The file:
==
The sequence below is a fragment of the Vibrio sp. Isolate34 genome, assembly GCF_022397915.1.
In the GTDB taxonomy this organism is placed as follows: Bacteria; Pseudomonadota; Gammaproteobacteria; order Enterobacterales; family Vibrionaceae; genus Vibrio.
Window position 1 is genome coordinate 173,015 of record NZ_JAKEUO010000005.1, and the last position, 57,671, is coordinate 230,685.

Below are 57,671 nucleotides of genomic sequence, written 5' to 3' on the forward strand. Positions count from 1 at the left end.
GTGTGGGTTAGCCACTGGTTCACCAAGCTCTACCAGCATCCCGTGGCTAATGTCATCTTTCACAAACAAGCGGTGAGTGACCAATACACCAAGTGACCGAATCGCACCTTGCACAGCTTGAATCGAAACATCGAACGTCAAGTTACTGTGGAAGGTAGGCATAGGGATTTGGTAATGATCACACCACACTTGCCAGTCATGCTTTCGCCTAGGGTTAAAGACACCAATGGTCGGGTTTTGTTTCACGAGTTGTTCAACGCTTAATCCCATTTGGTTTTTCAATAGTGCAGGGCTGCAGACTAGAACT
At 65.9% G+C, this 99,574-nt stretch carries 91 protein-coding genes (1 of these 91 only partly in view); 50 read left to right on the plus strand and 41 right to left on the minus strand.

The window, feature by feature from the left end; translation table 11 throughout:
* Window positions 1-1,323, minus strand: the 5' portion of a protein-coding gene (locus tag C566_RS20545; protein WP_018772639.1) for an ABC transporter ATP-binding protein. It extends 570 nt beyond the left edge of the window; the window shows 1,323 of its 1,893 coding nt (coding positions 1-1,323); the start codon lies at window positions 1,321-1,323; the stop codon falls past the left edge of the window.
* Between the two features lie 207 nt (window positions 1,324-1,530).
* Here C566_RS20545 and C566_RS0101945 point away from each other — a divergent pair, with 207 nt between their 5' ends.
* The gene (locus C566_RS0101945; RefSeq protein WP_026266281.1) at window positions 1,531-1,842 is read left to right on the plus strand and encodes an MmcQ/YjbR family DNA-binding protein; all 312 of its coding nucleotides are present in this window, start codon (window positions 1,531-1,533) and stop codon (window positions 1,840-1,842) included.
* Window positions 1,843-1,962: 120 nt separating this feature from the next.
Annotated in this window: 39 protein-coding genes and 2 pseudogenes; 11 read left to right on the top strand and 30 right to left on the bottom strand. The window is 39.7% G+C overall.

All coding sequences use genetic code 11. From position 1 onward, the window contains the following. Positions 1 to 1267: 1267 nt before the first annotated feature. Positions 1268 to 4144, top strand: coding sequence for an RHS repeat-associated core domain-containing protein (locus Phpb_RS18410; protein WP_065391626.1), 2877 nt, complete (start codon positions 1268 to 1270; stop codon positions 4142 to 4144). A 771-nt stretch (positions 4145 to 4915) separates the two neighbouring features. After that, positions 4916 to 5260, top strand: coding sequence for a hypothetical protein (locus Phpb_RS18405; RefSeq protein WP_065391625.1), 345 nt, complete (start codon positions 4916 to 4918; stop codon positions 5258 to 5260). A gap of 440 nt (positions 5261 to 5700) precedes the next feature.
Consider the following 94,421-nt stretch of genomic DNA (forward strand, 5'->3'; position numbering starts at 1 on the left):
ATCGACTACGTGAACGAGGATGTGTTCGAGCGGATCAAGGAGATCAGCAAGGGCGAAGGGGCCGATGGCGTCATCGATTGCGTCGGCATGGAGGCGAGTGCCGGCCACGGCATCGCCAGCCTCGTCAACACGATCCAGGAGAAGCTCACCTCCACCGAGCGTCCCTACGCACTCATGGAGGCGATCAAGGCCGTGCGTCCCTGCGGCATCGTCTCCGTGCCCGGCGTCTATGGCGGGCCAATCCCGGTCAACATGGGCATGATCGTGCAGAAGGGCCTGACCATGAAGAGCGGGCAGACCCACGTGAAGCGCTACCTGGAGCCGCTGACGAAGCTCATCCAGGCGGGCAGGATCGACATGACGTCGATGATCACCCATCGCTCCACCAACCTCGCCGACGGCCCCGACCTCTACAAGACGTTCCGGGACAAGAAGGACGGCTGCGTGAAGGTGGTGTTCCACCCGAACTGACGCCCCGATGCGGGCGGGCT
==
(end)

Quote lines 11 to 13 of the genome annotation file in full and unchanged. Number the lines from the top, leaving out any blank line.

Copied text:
* The gene (locus C566_RS0101945; RefSeq protein WP_026266281.1) at window positions 1,531-1,842 is read left to right on the plus strand and encodes an MmcQ/YjbR family DNA-binding protein; all 312 of its coding nucleotides are present in this window, start codon (window positions 1,531-1,533) and stop codon (window positions 1,840-1,842) included.
* Window positions 1,843-1,962: 120 nt separating this feature from the next.
Annotated in this window: 39 protein-coding genes and 2 pseudogenes; 11 read left to right on the top strand and 30 right to left on the bottom strand. The window is 39.7% G+C overall.